Earth Scientists take the pulse of our planet–investigating how it works, how it is changing, and how we can build a sustainable future on its surface.
Earth scientists study the planet as a system of interacting spheres: the atmosphere, hydrosphere, biosphere, and soil and rock sphere. Together, these components create the physical environment that we inhabit, govern the abundance and distribution of natural resources, and determine the nature and severity of environmental hazards. Another distinguishing characteristic of Earth Science is the study of deep time and the evolution of life. Using relics of the past such as fossils and ice cores, we decipher Earth’s history over the last 4.5 billion years, in order to better understand our modern world.
To introduce students to the discipline, we offer two core introductory courses: “The Solid Earth”, which covers the physical geology of our planet, and “The Fluid Earth”, an exploration of the ocean, atmosphere, and climate system. Other 100-level courses introduce students to geohazards, environmental justice, and local field geology. Intermediate-level work includes the study of rocks, minerals, and soils; processes of mountain building and landscape evolution; oceanography; biogeochemistry; groundwater flow; volcanology; and geophysics. Advanced courses cover climate change; mass extinctions; tsunamis; computer modeling of Earth processes; energy resources; and local, regional and global environmental justice problems. Many courses include substantial field and lab experiences that serve both to introduce students to the local environment and to teach the analytical techniques used by the discipline.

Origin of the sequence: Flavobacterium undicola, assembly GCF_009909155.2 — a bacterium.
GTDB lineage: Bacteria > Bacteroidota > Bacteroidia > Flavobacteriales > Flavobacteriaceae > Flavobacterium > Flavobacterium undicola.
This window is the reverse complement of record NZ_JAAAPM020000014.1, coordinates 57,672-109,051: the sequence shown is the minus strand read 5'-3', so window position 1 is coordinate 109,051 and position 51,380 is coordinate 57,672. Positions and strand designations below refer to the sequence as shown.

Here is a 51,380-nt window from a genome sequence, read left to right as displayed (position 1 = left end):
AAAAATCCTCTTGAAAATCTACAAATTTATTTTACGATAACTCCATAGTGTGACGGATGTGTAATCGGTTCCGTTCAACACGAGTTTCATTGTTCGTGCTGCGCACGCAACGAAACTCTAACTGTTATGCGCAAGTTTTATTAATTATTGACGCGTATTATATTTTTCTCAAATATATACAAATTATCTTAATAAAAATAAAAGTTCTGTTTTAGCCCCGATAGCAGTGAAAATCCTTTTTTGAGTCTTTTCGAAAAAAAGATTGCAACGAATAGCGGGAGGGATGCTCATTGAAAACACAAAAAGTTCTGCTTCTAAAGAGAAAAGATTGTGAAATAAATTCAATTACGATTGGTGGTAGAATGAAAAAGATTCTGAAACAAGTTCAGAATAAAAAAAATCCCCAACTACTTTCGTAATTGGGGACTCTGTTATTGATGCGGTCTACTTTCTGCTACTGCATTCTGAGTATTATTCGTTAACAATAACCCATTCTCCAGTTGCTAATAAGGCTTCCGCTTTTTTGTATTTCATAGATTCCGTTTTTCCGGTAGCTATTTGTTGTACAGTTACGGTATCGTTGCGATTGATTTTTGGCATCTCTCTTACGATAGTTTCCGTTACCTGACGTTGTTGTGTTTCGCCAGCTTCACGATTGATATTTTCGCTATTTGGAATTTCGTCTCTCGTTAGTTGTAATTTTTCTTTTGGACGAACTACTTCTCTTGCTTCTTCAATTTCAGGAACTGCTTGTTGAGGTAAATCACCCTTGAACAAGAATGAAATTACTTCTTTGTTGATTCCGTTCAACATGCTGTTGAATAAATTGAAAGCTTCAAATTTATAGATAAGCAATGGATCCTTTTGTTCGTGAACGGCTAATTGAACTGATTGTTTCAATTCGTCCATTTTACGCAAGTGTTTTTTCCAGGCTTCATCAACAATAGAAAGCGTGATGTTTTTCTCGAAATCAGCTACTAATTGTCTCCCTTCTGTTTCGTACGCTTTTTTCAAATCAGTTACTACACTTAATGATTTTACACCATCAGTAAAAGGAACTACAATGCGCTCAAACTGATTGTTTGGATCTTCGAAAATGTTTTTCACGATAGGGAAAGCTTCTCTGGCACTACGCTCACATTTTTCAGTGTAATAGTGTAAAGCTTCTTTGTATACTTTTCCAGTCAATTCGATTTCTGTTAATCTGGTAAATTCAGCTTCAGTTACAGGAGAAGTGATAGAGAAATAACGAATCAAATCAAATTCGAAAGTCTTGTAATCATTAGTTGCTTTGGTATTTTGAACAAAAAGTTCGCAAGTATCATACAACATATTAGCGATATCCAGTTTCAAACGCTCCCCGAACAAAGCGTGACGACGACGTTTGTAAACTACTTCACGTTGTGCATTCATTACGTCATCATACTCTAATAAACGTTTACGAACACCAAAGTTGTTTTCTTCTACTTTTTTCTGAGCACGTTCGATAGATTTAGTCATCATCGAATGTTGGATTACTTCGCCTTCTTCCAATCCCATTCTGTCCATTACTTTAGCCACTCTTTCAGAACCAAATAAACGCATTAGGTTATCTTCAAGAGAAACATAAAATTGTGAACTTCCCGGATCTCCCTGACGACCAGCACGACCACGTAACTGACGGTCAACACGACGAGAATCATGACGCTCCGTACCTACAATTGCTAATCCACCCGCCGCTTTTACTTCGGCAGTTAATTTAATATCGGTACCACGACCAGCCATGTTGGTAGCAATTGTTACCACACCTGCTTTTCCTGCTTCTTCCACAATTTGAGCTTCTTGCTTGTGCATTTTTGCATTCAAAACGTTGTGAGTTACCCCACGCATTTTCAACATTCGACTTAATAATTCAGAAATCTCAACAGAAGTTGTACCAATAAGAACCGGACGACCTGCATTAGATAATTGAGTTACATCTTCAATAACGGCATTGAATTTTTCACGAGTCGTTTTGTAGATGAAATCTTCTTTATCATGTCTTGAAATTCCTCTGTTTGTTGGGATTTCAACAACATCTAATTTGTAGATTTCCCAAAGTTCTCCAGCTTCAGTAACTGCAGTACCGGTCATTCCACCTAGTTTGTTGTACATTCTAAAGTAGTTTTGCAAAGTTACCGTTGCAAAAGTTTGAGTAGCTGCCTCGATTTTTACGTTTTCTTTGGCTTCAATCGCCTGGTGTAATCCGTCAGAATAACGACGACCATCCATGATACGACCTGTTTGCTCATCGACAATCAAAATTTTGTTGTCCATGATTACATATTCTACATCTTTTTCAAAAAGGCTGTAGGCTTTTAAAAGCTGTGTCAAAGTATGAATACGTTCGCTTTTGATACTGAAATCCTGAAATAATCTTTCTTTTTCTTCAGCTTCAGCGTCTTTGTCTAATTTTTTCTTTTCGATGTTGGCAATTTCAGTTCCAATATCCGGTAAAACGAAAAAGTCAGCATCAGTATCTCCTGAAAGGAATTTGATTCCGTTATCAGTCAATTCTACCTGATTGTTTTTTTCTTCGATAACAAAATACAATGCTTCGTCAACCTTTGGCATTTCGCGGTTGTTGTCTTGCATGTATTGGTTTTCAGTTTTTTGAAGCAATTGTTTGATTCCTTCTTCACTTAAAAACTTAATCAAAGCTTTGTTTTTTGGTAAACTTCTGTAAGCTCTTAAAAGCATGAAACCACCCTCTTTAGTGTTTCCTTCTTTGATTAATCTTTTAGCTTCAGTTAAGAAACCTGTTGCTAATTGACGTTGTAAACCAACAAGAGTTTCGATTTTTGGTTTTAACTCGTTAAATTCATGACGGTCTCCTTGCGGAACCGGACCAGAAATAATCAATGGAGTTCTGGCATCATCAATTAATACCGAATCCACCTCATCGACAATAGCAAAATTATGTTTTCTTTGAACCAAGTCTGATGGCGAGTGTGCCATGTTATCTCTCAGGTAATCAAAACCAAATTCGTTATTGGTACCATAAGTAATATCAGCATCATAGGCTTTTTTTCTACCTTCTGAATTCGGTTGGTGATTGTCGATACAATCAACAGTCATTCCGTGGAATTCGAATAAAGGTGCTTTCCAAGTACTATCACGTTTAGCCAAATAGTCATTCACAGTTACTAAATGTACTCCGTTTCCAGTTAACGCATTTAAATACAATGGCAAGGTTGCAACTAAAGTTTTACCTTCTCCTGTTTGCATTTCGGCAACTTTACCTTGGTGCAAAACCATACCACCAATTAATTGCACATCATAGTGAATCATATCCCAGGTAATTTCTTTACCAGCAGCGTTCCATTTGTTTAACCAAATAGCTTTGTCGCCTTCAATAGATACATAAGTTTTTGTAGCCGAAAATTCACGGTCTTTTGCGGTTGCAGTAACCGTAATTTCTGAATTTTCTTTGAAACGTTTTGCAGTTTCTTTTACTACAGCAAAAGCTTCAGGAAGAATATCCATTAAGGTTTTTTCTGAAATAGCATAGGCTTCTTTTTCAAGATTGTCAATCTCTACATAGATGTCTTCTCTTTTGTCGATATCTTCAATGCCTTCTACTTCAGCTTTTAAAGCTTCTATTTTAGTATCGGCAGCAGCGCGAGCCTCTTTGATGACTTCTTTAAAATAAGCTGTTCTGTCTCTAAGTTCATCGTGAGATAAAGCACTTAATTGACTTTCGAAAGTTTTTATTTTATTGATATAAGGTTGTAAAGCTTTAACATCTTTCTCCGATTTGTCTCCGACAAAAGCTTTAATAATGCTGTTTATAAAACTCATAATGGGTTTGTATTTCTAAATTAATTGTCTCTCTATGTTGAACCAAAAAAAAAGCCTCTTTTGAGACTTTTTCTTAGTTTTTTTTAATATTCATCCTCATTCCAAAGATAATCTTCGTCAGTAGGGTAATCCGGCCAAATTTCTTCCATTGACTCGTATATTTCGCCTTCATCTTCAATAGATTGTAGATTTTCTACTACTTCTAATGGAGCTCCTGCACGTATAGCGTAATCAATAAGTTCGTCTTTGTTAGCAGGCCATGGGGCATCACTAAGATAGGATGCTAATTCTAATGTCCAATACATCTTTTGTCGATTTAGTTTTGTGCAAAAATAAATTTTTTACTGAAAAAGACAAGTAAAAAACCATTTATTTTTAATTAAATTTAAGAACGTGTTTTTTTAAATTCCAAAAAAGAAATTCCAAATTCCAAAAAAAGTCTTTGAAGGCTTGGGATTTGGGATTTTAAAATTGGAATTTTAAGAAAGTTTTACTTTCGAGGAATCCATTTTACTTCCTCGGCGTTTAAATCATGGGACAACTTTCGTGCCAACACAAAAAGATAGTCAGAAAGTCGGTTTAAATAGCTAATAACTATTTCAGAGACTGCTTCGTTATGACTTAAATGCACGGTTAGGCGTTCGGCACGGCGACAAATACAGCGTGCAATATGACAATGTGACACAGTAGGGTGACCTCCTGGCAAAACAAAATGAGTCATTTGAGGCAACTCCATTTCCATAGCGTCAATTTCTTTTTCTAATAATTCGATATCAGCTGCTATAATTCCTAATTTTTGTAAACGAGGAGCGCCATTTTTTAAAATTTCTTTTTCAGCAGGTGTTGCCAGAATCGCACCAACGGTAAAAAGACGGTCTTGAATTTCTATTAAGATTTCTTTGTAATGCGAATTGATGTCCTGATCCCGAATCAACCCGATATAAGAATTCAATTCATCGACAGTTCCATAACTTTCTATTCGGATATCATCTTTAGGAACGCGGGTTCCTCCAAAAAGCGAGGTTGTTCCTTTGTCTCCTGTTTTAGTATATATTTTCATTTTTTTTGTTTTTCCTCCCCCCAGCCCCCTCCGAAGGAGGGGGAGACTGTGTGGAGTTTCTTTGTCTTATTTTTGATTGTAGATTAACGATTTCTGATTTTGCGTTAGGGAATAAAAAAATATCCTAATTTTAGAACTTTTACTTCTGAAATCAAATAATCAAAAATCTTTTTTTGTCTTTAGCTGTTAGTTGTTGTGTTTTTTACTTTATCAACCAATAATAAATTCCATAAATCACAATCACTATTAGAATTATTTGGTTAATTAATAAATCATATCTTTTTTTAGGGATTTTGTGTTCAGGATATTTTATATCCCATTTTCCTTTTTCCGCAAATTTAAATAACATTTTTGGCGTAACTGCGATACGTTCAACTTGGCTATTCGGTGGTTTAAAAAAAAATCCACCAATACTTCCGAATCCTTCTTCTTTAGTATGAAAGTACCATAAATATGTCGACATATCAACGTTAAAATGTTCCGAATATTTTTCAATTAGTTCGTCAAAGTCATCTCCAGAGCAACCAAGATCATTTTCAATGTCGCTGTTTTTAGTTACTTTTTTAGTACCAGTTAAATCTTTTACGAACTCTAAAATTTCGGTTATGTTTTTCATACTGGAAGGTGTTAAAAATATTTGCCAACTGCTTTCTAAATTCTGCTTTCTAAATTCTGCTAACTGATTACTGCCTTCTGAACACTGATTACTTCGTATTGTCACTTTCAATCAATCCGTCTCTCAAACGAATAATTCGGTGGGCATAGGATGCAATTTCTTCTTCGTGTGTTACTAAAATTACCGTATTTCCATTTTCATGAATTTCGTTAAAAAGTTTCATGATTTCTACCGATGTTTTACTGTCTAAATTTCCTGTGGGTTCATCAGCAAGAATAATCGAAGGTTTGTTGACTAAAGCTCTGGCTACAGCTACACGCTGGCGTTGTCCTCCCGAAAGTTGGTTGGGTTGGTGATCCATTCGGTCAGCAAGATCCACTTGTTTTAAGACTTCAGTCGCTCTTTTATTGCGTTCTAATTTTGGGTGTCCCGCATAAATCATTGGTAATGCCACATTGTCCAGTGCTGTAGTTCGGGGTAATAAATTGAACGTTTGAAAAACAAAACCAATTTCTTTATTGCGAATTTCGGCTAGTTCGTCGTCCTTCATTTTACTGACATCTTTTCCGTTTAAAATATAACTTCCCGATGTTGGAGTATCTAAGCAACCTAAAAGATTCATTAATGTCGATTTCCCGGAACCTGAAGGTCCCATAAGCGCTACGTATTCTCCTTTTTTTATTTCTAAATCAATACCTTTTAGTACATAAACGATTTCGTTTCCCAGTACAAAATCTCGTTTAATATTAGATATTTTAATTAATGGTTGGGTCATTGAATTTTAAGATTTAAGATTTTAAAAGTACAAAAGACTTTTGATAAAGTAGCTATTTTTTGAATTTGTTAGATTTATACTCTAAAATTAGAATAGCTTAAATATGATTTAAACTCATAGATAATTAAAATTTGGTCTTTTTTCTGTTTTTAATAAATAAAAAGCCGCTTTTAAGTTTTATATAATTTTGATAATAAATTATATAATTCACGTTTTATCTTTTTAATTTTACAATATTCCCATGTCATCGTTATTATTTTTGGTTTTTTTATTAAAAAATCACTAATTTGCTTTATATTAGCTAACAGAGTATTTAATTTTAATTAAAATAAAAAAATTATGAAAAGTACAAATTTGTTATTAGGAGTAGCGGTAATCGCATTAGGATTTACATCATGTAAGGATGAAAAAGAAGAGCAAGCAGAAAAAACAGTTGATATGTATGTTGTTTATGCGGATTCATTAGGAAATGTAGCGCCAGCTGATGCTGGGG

A number of Geography courses, including Cartography, GIS, and the Conservation of Natural Resources also count toward the Earth Science major.
Careers in Earth Science
The strong training in writing, quantitative, and analytical skills acquired by Vassar Earth Science students prepares them for a wide range of careers. Our majors have gone on to become academic researchers, primary and secondary school teachers, climate and environmental policy experts, naturalists for the National Park Service, environmental and geotechnical consultants, green architects, outdoor educators and guides, government scientists, environmental lawyers, and facilities managers. See “After Vassar” to understand the broad range of careers our graduates have undertaken.